IV. Desire and love for purity, or a proper, earnest resolve to amend one’s life…

[Relates text; David: “I do not sit with the idolatrous…”; a little leaven…; A new commandment…; King Saul: “I have sinned…”; Chrys.; Bern.;

…Therefore follow the admonition of St. Paul, who says, “Do not devote your members to sin as weapons of unrighteousness, but devote yourselves to God, as those which have from the dead are made alive, and your members to God as weapons of righteousness.” Those who have come to believe in God are to be found in a state of good works. If out of inherited weakness you happen to err, the Lord Jesus will cover such straying steps with the robes of His grace. Simply sigh daily with King David and say, “Create in me, O God, a clean heart, and give me a new, certain spirit; cast me not away from Your presence, and take not Your Holy Spirit from me. Comfort me again with Your salvation, and let the fearless Spirit uphold me.”

V. Longing for the heavenly fatherland…

[Relates text; “For me to live is Christ…”; love of earthly things; St. John: “The world and its pleasures…”; pilgrim and stranger; camel disturbs the water; Babylas under Decius; Maximilian II in Vienna; Roland’s epitaph;

VI. Distrust of one’s own righteousness…

[Relates text; Isa.: “They seek Me daily…”; Pharisees; “What do you have that you did not receive…”; Ambrose: “Works are from faith, not v.v.”; David: “None living is righteous…”; Abraham; “I am an unworthy servant”;]

…”My merit is the mercy of the Lord,” says Bernard. To sum up, what St. Paul wrote still obtains: “By grace are you saved through faith, and that not of yourselves; it is God’s gift, not of works, lest any man boast.”

VII. Trust in another’s righteousness, viz., the Lord Jesus’. On this St. Paul stood firmly and immovably, and said, “We are justified apart from merit out of His grace, through the redemption which has come to be through Christ Jesus, whom God set forth as a mercy-seat through faith in His blood.” Follow this example, O repentant heart. No man on earth, no angel in heaven, can free you from your sins; All thy debt Christ Jesus alone hath paid, so that “peace with God once more is made.” — “He hath for us the law obeyed / And thus the father’s vengeance stayed, / Which over us impended.” “Surely He bore our sickness and put upon Himself our sorrows. He was wounded for our iniquity and smitten for our sin; the punishment lay upon Him that we might have peace, and by His wounds we are healed.” He suffered once for our sin, the Righteous for the unrighteous; He was obedient to His heavenly Father unto death, even the death of the cross. Take hold of this precious merit of His and take comfort in all that He suffered and did, that it was done for your sake and your good. Say with the Apostle Paul, “Christ died for our (even my) sin, and was raised again for our (and above al for my) righteousness.” He is the end of the law for righteousness to all who believe in Him. When you do this, the heavenly Father reckons to you, without any merit or worthiness of your own, the righteousness, holiness, godliness, and obedience of His beloved Son, your precious Savior, as if you yourself had fulfilled the law perfectly. After Adam and Eve fell in sin, and the Lord God received them back into His favor by the intercession of His most beloved Son, He clothed them with the skins of slaughtered lambs, by which their nakedness was covered, indicating how His beloved Son, at the appointed time, would be slaughtered as the true Lamb of God for the sin of the whole world, and clothe us with the robe of His innocence and righteousness, that the hideous shame of our sin might not be seen.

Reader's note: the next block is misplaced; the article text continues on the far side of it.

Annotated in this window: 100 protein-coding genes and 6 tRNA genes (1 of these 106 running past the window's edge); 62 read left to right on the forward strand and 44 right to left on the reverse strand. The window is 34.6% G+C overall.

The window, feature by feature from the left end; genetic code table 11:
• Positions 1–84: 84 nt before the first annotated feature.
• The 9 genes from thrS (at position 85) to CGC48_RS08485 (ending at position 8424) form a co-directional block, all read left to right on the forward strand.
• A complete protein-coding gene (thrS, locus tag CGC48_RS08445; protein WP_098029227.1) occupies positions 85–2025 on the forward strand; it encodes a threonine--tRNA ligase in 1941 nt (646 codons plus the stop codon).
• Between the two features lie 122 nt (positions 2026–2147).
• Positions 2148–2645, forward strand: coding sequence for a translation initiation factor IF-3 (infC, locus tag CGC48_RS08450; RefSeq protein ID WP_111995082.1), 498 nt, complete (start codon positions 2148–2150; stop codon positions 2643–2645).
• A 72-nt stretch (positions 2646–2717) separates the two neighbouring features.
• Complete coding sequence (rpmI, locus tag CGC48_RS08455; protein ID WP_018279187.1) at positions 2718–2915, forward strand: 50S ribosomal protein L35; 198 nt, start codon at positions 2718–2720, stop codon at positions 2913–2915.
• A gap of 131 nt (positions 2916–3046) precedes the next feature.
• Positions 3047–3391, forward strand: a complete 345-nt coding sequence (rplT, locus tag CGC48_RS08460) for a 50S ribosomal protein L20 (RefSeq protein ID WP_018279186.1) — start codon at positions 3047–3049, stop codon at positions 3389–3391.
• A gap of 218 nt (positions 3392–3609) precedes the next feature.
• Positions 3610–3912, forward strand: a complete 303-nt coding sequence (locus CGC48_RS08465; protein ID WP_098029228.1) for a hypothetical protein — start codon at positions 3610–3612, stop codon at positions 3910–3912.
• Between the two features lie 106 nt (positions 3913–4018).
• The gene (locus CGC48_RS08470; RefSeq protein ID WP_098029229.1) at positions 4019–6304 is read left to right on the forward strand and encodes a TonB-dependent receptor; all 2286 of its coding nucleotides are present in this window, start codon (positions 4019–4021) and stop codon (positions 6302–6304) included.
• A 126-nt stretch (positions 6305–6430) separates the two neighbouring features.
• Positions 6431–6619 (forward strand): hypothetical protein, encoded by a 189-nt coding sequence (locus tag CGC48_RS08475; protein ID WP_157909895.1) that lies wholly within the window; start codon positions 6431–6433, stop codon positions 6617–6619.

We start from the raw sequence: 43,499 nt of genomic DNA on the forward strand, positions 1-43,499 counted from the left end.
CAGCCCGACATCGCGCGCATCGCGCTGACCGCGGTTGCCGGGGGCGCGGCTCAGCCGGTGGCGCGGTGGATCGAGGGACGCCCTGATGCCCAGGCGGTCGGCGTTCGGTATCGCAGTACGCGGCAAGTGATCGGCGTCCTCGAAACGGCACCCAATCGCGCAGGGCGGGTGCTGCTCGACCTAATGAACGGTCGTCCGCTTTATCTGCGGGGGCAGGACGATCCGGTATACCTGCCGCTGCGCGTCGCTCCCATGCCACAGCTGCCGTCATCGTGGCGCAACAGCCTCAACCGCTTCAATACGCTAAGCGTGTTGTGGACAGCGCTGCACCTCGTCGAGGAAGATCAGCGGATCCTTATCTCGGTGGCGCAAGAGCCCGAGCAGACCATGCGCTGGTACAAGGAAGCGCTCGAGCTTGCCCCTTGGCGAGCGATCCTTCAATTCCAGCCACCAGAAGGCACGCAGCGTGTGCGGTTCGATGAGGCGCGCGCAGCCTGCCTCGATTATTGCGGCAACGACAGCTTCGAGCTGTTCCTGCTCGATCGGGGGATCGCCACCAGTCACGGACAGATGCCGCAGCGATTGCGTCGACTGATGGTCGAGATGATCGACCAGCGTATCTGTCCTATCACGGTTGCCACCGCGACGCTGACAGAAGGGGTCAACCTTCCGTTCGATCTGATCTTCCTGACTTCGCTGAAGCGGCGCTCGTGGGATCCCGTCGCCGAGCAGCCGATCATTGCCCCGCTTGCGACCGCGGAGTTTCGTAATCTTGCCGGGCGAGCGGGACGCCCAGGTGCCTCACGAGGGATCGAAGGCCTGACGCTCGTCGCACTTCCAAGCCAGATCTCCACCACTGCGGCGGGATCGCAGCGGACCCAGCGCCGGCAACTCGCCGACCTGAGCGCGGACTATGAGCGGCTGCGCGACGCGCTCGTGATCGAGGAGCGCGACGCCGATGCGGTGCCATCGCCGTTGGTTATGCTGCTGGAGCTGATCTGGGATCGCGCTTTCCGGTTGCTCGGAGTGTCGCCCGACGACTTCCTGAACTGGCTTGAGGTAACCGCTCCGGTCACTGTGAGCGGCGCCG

On this St. Augustine confided with all his confidence, saying, “We obtain the forgiveness of sins through the Mediator of God and man, the Man Christ Jesus, through whom we are cleansed from sins, reconciled to God.”

Justin Martyr likewise knew no better consolation, but said, “Jesus Christ is my righteousness. What else can cover our sin but the righteousness of Christ? In whom else can we, the unrighteous and ungodly, be accounted righteous, except in the Son of God alone? O blessed exchange! O inscrutable work of art! O great benefits revealed to us, beyond all expectation! That many unrighteous things should be hidden in one righteous, and one single righteousness make many unrighteous to be esteemed righteous!”

In the same way, any afflicted sinner who turns to Christ today and believes in Him,—the same is justified and shall not perish but have eternal life.

CONCLUSION

So much concerning the item of doctrine that we undertook to discuss.

Now let every one of us turn with a repentant heart to our most worthy Savior and pray with me as follows:

O faithful Savior, Jesus Christ
Whose life for all my sins sufficed:
Thou by Thy dying broughtest me
The life that lasts eternally.
Thou with Thy precious blood as well
Didst free me from the fire of hell
On Thee my whole salvation stays,
To Thee be endless thanks and praise.
Amen, Amen.

 

1 Response to Conversion of St. Paul, Jan. 25 (Johann Heermann)

  1. Rev. Dr. Benjamin T. G. Mayes

    Sorry I’m a bit late in posting this one. I hope it will be helpful for next year, Jan. 25!